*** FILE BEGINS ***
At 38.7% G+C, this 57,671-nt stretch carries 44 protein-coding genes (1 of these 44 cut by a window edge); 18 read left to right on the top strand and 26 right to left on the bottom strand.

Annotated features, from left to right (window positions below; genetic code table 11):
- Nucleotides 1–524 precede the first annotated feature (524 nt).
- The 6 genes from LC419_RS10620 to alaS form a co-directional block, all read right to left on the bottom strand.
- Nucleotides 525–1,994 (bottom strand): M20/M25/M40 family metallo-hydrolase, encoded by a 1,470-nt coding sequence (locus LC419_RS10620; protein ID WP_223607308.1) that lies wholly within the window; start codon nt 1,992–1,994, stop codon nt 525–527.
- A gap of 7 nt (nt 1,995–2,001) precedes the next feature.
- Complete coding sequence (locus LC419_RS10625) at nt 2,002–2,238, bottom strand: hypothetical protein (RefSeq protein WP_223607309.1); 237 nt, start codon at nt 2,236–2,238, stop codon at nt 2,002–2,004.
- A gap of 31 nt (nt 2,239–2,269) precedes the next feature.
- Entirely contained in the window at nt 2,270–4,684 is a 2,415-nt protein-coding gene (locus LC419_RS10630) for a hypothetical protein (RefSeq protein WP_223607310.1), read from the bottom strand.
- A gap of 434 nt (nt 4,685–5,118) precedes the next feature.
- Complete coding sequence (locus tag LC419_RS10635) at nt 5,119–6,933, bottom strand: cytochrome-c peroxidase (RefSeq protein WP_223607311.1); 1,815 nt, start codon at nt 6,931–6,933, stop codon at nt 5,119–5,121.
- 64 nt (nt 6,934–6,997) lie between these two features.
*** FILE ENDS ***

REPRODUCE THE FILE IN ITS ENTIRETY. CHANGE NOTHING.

At 38.7% G+C, this 57,671-nt stretch carries 44 protein-coding genes (1 of these 44 cut by a window edge); 18 read left to right on the top strand and 26 right to left on the bottom strand.

Annotated features, from left to right (window positions below; genetic code table 11):
- Nucleotides 1–524 precede the first annotated feature (524 nt).
- The 6 genes from LC419_RS10620 to alaS form a co-directional block, all read right to left on the bottom strand.
- Nucleotides 525–1,994 (bottom strand): M20/M25/M40 family metallo-hydrolase, encoded by a 1,470-nt coding sequence (locus LC419_RS10620; protein ID WP_223607308.1) that lies wholly within the window; start codon nt 1,992–1,994, stop codon nt 525–527.
- A gap of 7 nt (nt 1,995–2,001) precedes the next feature.
- Complete coding sequence (locus LC419_RS10625) at nt 2,002–2,238, bottom strand: hypothetical protein (RefSeq protein WP_223607309.1); 237 nt, start codon at nt 2,236–2,238, stop codon at nt 2,002–2,004.
- A gap of 31 nt (nt 2,239–2,269) precedes the next feature.
- Entirely contained in the window at nt 2,270–4,684 is a 2,415-nt protein-coding gene (locus LC419_RS10630) for a hypothetical protein (RefSeq protein WP_223607310.1), read from the bottom strand.
- A gap of 434 nt (nt 4,685–5,118) precedes the next feature.
- Complete coding sequence (locus tag LC419_RS10635) at nt 5,119–6,933, bottom strand: cytochrome-c peroxidase (RefSeq protein WP_223607311.1); 1,815 nt, start codon at nt 6,931–6,933, stop codon at nt 5,119–5,121.
- 64 nt (nt 6,934–6,997) lie between these two features.